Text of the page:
The digestive tract is an elaborate system that involves organs from the mouth to the anus. One of the system’s components, the small intestine, performs an essential barrier function in keeping the body free from allergy.
The intestine’s membrane acts as a wall separating undigested food and the bloodstream; this function allows the digestive tract organs to properly break down food into smaller, usable molecules, which then are sent through the bloodstream to nourish the body’s tissues.
Some amount of wall permeability is common. In people with a normal, intact gut, up to 20 per cent of undigested protein can pass through the mucous membranes.
But when there is an inflammation in the gastro- intestinal mucosa, the intestinal wall becomes excessively permeable -a condition called leaky gut syndrome. If bits of food have not been properly broken down due to imbalances in the digestive tract, food molecules (macro-molecules), which are usually too large to pass through the intestinal barrier, slip through the gaps in the gut wall and enter the bloodstream.
When this happens, the immune system treats these foreign substances as antigens, setting off an allergic response in which antibodies are secreted in the bloodstream to couple with and immobilise the macromolecules.
This antigen and antibody combination is known as a circulating immune complex (CIC). In a healthy person, CIC’s are neutralised, but in someone with an immune system compromised by other factors, such as childhood vaccinations, poor diet, or stress, they tend to accumulate in the blood where they burden the detoxification pathways or initiate an allergic reaction.
If too many circulating immune complex …CIC’s… accumulate, the kidneys and liver can not get rid of enough of them via the urine or stool. The CIC’s then settle in soft tissues, causing inflammation and bringing further stress to the immune system, leading to more allergies.
There are many instigators of leaky gut-induced allergies. Some factors, such as parasites, directly inflame the mucosal barrier, leading to excessive permeability. Others, such as enzyme deficiency, disrupt the pH balance in the digestive tract, preventing the proper breakdown of large food molecules. The early introduction of solid foods, internal dysbiosis, and alcohol ingestion can do both.
The common causes of both leaky gut and digestive dysfunction are described here:
Of particular concern in the development of allergy sensitivity is the overgrowth of Candida albicans, which is called candidiasis. Candida and other unfriendly or pathogenic bacteria that dominate the intestines impair digestion, the absorption of nutrients, and the normal elimination cycle. They also contribute to the erosion of the intestinal membrane and the infiltration of inappropriate substances into the bloodstream.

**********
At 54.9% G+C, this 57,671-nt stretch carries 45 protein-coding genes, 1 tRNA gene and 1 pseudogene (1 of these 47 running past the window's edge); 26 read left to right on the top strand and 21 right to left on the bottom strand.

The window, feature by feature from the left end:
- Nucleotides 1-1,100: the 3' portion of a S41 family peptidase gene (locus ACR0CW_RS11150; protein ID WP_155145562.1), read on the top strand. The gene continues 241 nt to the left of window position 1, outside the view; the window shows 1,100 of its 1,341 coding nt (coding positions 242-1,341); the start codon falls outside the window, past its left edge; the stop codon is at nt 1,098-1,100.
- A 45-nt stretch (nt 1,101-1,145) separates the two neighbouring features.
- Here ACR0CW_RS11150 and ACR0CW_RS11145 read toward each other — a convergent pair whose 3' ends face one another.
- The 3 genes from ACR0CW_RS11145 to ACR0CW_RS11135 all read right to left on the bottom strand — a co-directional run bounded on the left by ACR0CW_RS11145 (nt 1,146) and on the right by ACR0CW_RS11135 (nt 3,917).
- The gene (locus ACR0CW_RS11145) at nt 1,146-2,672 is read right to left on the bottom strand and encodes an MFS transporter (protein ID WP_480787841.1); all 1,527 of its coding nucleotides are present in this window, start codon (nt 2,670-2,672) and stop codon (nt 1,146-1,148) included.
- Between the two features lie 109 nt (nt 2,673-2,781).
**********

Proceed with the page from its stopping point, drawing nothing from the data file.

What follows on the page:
This is a technical term referring to a series of 28 proteins that are activated in a chain reaction when the immune system senses that an antigen is present. The complement system’s legitimate job is to amplify inflammation, because the body’s goal is to clean itself, to flush out of the tissues the circulating immune complexes.
The complement system summons additional white blood cells to the contaminated tissues to start cleansing them of the inappropriately deposited Candida antigens.
When the inflammatory response gets out of control, however, then the disease process shifts and localised healthy tissues get damaged by the excessive white blood cell activity.
White blood cells release powerful peroxides (such as hydrogen peroxide) that oxidise invaders as well as healthy tissues. When this continues long enough, delayed hypersensitivity reactions, such as reactive airway disease and arthritis, are initiated.
Candida overgrowth and other pathogenic bacteria activate the Kupffer cells, immune cells residing in the liver which cause a release of interleukin .Interleukin 2 is a lymphokine, a chemical that calls in other white blood cells to the area to clean up the ‘gut garbage’, a process that increases inflammation.
If the liver is overburdened or compromised by poor diet, excessive toxins or other factors, it becomes less efficient at processing circulating immune complexes.
According to Dr James Braly, medical director of Immuno Laboratories, alcohol reduces the secretion of hydrochloric acid in the stomach.
When the digestive tract is rendered more alkaline due to alcohol consumption, not only will enzymes not be activated and food not properly digested, but unfriendly intestinal flora such as Candida will flourish.
Alcohol also inhibits the efficiency of an enzyme called delta-G-desaturase, which is necessary in the production of anti-inflammatory prostaglandins (hormone-like fats that can cause or block inflammation), protection against autoimmune disease, inhibition of inflammation in the intestinal wall, and maintenance of skin barrier function.
While in place, they can produce numerous symptoms in addition to allergies: constipation, diarrhoea, wind, bloating, irritable bowel syndrome, joint and muscle aches, anaemia, skin problems, sleep disturbances, chronic fatigue, and gradual immune dysfunction.
Parasites release toxins that damage tissues, resulting in pain and inflammation, particularly in the gastrointestinal tract; over time, they can depress, even exhaust, the immune system.
Leaky Gut is a phenomena that is important to understand, to find out what can be done to help normalise gut health and to seek help naturally.
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